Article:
He frequented them, wrote to them, collaborated with them (1) and, of course, painted them. The Austrian artist Oskar Kokoschka, currently exhibited at the Musée d’Art moderne de la ville de Paris, is closely linked to musical life, in particular to Viennese composers and performers. He even confessed to maintaining more complicity with them than with his fellow painters…
The stimulating Parisian retrospective therefore encourages us to follow, among so many avenues opened up by this creator with a long and fruitful career, the one that linked him to the world of sound. And even more to the representation of the musician at work, delivered body and soul to his exalting and exhausting task, exciting and, sometimes, discouraging.
In this regard, we cannot recommend too much listening to the podcast produced by the pianist Romain Louveau around the engravings inspired in Kokoschka by the Cantata BWV 60 by Johann Sebastian Bach. The painter also sublimates there, in the crossing and fusion of pictorial lines, his passionate and painful relationship with Alma Mahler, the muse of muses in Vienna in the first half of the 20th century.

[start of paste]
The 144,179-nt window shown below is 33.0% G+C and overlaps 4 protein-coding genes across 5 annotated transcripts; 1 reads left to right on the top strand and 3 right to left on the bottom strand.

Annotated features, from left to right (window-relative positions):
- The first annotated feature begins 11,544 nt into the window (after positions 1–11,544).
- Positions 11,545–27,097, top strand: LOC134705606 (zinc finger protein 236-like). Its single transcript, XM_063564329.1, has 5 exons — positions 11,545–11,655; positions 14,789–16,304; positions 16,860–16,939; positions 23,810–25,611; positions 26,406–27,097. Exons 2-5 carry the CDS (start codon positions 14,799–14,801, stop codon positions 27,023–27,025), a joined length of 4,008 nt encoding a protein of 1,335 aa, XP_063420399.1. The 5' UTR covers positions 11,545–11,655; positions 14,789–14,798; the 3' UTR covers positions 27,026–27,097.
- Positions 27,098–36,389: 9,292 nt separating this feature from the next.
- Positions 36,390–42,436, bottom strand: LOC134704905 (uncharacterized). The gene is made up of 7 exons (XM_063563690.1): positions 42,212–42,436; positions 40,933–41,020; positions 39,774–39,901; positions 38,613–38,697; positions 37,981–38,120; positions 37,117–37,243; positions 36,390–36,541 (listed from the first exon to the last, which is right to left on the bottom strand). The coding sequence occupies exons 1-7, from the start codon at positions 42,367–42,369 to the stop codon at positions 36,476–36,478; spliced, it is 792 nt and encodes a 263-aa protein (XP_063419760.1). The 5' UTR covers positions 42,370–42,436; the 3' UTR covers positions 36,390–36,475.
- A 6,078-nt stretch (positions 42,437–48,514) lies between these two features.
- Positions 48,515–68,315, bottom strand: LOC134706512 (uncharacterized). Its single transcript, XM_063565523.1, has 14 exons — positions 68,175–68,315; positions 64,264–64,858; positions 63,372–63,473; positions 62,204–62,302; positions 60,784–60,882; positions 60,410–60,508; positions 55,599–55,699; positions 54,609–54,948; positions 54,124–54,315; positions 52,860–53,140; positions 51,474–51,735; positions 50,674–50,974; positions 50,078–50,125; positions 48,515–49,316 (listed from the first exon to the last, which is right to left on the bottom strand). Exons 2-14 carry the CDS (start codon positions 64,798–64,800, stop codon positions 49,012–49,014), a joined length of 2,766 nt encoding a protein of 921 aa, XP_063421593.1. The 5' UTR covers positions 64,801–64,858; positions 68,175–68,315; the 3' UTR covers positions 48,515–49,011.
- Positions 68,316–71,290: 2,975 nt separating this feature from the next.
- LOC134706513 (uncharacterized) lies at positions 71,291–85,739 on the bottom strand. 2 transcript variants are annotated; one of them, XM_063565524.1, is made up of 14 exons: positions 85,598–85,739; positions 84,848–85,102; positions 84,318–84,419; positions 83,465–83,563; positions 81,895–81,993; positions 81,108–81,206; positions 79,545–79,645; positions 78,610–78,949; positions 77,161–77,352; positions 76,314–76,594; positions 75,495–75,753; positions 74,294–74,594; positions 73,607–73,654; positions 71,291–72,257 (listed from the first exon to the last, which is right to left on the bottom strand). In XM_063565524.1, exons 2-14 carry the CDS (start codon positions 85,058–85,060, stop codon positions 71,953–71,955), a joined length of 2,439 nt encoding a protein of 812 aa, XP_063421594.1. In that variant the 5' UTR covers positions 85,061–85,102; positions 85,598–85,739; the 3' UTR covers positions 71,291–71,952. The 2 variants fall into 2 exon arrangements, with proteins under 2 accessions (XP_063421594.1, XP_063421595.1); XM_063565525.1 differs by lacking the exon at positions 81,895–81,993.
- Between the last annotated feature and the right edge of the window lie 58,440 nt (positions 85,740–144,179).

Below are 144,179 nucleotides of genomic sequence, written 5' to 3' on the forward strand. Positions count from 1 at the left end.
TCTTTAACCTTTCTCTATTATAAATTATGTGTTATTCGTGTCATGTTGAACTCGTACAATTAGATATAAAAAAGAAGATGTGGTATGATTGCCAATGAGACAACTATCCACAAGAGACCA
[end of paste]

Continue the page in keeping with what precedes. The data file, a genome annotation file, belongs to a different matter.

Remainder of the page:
Vibrant silence of painting and music
Throughout the course of the exhibition, the visitor encounters a number of musical figures thrown on the canvas in thick and blurred lines, with these dense, even garish colors, and this powerful energy that is specific to them.
Here, executed in 1954, is the portrait of the Catalan cellist Pablo Casals: face glued to the neck of his instrument, robust hands far from faithful to the evanescent image of the aristocratic fingers of the musician. As for her blue garment, it is as much a peasant blouse as a concert performer’s costume; the crimson touch of the tie responds to the copper color chart of the cello as well as to the sanguine complexion of Casals.
The strength of the canvas is accentuated by the vast empty space occupying the upper half of the composition. This way, the music giant will have the space he needs to get up and leave the room when the rehearsal is over. And leave us face to face with the vibrant silence of painting and music.